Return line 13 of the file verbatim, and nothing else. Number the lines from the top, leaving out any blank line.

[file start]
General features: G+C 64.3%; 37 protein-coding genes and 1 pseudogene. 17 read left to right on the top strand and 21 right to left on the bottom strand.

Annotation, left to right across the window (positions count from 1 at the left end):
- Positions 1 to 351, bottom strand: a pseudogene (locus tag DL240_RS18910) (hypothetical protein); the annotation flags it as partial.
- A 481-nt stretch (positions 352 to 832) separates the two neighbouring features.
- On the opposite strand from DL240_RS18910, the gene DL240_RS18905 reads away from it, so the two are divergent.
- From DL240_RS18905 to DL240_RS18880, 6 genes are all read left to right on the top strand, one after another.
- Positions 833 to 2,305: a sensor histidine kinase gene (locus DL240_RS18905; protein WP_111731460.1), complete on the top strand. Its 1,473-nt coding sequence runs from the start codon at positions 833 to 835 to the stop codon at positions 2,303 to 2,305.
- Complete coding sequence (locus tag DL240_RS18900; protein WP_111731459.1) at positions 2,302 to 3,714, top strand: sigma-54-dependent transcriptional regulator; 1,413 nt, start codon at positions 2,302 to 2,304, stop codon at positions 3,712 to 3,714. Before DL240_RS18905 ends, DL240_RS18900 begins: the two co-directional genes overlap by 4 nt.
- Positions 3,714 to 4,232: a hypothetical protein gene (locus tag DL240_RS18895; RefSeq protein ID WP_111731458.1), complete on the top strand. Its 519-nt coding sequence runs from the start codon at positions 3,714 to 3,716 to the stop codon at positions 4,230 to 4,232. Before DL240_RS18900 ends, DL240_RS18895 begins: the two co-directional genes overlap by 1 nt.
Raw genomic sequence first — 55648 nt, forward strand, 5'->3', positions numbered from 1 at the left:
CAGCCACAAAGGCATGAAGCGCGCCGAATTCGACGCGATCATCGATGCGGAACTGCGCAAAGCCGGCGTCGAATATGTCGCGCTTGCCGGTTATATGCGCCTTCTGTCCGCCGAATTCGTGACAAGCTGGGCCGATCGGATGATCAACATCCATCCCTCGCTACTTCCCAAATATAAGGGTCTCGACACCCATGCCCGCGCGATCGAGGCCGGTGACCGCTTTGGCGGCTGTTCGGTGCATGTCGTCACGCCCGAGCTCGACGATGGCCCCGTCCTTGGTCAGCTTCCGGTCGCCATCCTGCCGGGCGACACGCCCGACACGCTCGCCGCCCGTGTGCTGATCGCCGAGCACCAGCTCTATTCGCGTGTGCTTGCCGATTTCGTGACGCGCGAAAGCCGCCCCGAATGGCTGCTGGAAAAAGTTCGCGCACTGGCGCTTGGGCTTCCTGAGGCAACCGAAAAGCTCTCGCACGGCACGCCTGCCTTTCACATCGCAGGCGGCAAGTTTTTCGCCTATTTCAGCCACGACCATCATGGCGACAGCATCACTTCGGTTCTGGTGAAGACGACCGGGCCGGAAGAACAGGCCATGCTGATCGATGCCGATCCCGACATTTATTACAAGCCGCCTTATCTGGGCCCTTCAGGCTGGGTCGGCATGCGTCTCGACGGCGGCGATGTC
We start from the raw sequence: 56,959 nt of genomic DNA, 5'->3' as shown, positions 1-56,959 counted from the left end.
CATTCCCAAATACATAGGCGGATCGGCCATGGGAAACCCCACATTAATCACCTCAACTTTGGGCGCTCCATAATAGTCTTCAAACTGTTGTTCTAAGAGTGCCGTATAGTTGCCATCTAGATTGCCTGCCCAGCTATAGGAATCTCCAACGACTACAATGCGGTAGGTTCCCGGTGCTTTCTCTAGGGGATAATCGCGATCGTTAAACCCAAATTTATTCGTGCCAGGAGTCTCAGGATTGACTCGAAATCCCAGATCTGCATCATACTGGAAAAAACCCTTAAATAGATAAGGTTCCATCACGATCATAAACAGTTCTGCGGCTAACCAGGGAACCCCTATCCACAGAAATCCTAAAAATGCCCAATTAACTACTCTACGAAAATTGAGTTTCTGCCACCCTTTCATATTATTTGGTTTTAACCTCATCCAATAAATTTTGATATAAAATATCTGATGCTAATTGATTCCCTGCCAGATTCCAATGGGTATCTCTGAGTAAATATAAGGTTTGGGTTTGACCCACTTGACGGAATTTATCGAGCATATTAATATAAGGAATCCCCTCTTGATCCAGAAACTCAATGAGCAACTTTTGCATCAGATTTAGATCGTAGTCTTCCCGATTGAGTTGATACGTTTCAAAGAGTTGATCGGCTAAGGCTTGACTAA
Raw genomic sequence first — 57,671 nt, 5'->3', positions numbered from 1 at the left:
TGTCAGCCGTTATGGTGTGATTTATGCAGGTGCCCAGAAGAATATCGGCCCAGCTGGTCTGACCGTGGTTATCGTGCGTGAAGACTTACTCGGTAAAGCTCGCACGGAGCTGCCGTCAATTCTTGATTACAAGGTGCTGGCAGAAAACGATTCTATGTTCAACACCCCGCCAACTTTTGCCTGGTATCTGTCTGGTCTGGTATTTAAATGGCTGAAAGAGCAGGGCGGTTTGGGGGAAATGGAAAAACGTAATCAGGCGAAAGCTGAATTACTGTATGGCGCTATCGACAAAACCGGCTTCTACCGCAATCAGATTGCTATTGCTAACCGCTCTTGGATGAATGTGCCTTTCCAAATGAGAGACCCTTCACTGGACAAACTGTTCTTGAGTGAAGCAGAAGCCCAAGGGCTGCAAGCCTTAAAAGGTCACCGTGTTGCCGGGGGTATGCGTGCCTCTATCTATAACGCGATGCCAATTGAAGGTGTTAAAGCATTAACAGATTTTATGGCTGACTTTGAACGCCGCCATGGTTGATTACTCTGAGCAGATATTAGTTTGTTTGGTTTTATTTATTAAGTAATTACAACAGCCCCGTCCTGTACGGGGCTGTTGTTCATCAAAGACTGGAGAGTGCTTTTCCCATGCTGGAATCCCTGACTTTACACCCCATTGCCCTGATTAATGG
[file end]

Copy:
CATTCCCAAATACATAGGCGGATCGGCCATGGGAAACCCCACATTAATCACCTCAACTTTGGGCGCTCCATAATAGTCTTCAAACTGTTGTTCTAAGAGTGCCGTATAGTTGCCATCTAGATTGCCTGCCCAGCTATAGGAATCTCCAACGACTACAATGCGGTAGGTTCCCGGTGCTTTCTCTAGGGGATAATCGCGATCGTTAAACCCAAATTTATTCGTGCCAGGAGTCTCAGGATTGACTCGAAATCCCAGATCTGCATCATACTGGAAAAAACCCTTAAATAGATAAGGTTCCATCACGATCATAAACAGTTCTGCGGCTAACCAGGGAACCCCTATCCACAGAAATCCTAAAAATGCCCAATTAACTACTCTACGAAAATTGAGTTTCTGCCACCCTTTCATATTATTTGGTTTTAACCTCATCCAATAAATTTTGATATAAAATATCTGATGCTAATTGATTCCCTGCCAGATTCCAATGGGTATCTCTGAGTAAATATAAGGTTTGGGTTTGACCCACTTGACGGAATTTATCGAGCATATTAATATAAGGAATCCCCTCTTGATCCAGAAACTCAATGAGCAACTTTTGCATCAGATTTAGATCGTAGTCTTCCCGATTGAGTTGATACGTTTCAAAGAGTTGATCGGCTAAGGCTTGACTAA